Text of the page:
ANALYSIS — We’re down to the final two days to vote in the 2020 election after a campaign season that often felt like one of the longest in living memory. Here are eight events that shaped this year’s races:
The inauguration of President Donald J. Trump
Yes, one of the most defining moments of 2020 happened nearly four years ago. In 2016, many Democrats took the race for granted and assumed there was no way Trump would ever get elected president of the United States. But the day after he set foot in the Oval Office, the National Mall was the scene of the massive Women’s March, and Democratic voters and donors began an urgent and sustained push to make sure Trump didn’t get a second term.
Joe Biden wins the Democratic nomination for president
If Vermont Sen. Bernie Sanders had been the Democratic nominee, Trump and the Republicans would have more easily framed the election as a choice between socialism and capitalism. Biden’s nomination severely blunted that argument since people had already lived through eight years of him being a heartbeat away from the top job, and it kept the frame of the election on Trump’s behavior and record in office. Rep. James E. Clyburn’s endorsement and role in helping Biden win the South Carolina Democratic primary is a related pivotal moment, along with Sanders’ early exit and the quick consolidation around the former vice president.
“Anybody that wants a test can get a test”
The president’s words on March 6 came to symbolize his overall approach to the coronavirus. For months, Trump has demonstrated either a lack of understanding of the scope of the pandemic or an unwillingness to address COVID-19 in a serious and consistent way. That mentality had dramatic ramifications for the economy and thus the president’s reelection chances. Without a strong economy, voters were left to judge Trump on other issues less favorable to him. If the president had simply ramped up testing and encouraged everyone to wear a mask, there’s a good chance the economy, the country and Trump’s reelection chances would all be in a healthier position.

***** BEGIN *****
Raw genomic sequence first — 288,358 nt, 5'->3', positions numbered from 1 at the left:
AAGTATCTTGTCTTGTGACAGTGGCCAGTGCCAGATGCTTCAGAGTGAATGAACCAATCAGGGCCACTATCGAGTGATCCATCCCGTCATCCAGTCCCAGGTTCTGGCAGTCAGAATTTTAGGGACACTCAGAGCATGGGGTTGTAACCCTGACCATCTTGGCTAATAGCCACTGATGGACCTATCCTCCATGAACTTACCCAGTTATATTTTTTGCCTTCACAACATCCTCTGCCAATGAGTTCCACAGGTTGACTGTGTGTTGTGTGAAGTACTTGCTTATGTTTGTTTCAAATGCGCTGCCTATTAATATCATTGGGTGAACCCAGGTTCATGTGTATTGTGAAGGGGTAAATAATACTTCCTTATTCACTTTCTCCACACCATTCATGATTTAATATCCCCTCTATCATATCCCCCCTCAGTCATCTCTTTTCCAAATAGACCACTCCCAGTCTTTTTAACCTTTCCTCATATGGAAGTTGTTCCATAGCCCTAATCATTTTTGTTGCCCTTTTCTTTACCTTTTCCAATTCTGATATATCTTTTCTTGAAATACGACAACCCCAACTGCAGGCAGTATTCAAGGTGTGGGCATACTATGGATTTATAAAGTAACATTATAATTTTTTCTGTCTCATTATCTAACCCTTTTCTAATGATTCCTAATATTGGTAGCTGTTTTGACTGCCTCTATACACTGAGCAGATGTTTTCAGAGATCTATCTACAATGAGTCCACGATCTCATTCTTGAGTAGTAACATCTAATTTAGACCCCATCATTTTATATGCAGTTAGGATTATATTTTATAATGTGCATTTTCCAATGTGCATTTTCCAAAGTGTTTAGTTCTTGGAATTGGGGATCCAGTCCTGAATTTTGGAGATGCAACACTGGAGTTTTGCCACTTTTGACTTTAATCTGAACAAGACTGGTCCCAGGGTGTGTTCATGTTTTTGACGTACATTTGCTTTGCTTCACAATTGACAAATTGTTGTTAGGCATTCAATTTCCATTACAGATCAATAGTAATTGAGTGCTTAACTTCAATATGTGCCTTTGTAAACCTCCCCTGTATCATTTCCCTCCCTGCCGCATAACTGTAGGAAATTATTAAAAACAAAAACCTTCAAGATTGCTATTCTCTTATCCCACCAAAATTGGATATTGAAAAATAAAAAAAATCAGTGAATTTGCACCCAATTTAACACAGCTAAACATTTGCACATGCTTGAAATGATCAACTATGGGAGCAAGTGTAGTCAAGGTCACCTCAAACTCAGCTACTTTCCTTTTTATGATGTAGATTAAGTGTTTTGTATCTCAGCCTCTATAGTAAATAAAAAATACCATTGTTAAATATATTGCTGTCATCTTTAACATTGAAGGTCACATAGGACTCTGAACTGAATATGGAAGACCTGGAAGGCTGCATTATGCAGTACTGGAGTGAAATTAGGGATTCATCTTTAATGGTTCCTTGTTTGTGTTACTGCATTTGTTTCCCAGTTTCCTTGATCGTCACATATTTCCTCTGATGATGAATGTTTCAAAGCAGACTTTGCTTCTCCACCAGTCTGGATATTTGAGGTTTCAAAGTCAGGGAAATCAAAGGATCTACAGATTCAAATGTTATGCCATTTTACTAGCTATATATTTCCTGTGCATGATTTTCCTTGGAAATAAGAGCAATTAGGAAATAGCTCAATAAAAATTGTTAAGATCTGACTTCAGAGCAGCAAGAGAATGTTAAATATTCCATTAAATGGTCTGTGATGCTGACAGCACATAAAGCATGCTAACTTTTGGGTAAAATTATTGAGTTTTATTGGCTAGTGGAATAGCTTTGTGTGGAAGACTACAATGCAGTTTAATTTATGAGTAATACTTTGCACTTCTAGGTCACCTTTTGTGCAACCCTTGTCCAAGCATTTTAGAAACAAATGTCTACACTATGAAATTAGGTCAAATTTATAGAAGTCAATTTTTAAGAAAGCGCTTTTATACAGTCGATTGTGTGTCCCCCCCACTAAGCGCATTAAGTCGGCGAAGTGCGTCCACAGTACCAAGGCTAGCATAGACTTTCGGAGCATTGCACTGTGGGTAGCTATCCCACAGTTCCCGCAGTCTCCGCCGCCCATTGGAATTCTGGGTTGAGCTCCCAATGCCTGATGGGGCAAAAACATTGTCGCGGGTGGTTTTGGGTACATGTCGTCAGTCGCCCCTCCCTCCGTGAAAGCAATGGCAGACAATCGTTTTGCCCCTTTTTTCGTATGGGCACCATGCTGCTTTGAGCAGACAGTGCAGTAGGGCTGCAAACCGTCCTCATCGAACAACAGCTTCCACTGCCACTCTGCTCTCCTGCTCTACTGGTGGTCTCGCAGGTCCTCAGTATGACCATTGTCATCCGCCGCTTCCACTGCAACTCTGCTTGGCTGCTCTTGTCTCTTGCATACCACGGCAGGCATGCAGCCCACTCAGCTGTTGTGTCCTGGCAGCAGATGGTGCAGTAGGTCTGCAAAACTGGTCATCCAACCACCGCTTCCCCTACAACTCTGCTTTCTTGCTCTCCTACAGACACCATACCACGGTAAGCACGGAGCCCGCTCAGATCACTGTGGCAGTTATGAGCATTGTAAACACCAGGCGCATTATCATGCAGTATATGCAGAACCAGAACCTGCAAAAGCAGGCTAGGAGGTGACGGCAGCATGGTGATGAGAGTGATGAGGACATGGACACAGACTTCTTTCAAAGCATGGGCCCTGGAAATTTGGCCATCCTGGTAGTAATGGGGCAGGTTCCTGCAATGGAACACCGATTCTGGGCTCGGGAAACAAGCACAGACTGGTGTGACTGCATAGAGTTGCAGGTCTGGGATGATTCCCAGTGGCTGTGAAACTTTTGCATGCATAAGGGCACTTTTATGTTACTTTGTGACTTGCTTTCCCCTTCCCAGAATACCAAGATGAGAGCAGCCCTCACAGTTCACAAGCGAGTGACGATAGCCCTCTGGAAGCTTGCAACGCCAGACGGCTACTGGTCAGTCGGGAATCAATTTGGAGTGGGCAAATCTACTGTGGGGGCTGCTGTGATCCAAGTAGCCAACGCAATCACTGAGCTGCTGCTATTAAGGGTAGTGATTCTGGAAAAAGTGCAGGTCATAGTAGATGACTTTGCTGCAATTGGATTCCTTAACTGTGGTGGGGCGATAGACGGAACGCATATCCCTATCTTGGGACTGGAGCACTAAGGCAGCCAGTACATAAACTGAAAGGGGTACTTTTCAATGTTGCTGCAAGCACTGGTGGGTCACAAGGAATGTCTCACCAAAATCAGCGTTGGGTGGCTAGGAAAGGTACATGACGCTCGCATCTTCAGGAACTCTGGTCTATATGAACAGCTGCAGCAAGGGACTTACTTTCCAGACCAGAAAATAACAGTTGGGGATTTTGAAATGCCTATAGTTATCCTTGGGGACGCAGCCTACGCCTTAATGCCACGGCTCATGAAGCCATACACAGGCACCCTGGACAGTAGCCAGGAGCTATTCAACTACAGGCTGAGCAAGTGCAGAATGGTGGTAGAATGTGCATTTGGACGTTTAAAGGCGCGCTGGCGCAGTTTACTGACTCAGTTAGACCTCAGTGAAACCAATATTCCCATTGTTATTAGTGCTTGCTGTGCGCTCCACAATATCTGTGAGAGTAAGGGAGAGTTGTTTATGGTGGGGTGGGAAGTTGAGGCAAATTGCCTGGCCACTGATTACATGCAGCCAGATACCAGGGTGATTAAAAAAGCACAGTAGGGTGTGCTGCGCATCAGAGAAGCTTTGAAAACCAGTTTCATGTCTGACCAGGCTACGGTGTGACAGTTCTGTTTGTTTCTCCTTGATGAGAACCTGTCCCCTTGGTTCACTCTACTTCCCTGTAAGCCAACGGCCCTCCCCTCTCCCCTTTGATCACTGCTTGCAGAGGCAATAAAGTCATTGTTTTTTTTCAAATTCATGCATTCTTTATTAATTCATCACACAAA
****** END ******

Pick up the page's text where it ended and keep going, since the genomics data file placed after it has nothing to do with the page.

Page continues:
Steve Bullock runs for Senate
The Democratic governor’s decision in March to challenge GOP Sen. Steve Daines in Montana expanded the Senate battlefield by turning a race that was considered solidly in the Republican column into a competitive one that would require money and attention. With Montana in play, Democrats had more than one path to retaking the Senate. Now, with Trump struggling to match his 2016 performances in states around the country, Democrats have even more options. But Bullock’s entry was a legitimate game-changer.
A walk in the park
In an otherwise stable race, the president lost some ground after his June decision to forcibly remove protesters from Lafayette Square across from the White House to pave the way for a photo op in front of St. John’s Church. Maybe more importantly, the moment was evidence that Trump’s emphasis on “law and order” wasn’t a clear-cut winning issue for him, even though it would be a constant part of his repertoire for the duration of the race. The president’s unwillingness to acknowledge the generational struggles of the Black community limited his ability to attract a larger share of voters of color, and his tactics looked tone-deaf to moderate voters.
The president tests positive for COVID-19
While it shouldn’t have been a complete surprise, Trump testing positive and being hospitalized for the coronavirus was a breathtaking news event. Not only did it overshadow one of his legacy moments (the nomination of Amy Coney Barrett to the Supreme Court), it kept the attention on the coronavirus — an issue a majority of Americans trust Biden to handle better than the president. And without the second debate, Trump missed a prime-time opportunity to change the trajectory of the race.
Washington Post op-ed by ‘national security’ Democrats
In September 2019, seven freshman Democrats declared in a Washington Post opinion piece that what Trump was reported to have said to the president of Ukraine was “a threat to all we have sworn to protect” and urged their colleagues to start an impeachment inquiry. Four of the seven represented districts Trump carried in 2016, so their declaration showed how much the president’s electoral strength had waned and that Democrats were unafraid to oppose him. More than a year later, Trump might not carry any of the seven districts.
The first presidential debate
Just by staying upright and coherent, Biden cleared a very low bar set by Republicans in the preceding months when they questioned his mental state. Down in the polls, Trump came to the Cleveland stage with the right strategy — trying to hold Biden accountable for the sins of the Obama administration and his son Hunter — but he executed it in the wrong way. In the words of conservative CNN commentator Scott Jennings, the president “went from being on offense to being offensive.” With his actions, Trump made himself the focal point. And as long as the election is a referendum on the unpopular and polarizing incumbent, the less likely Trump is to win.
Nathan L. Gonzales is an elections analyst with CQ Roll Call.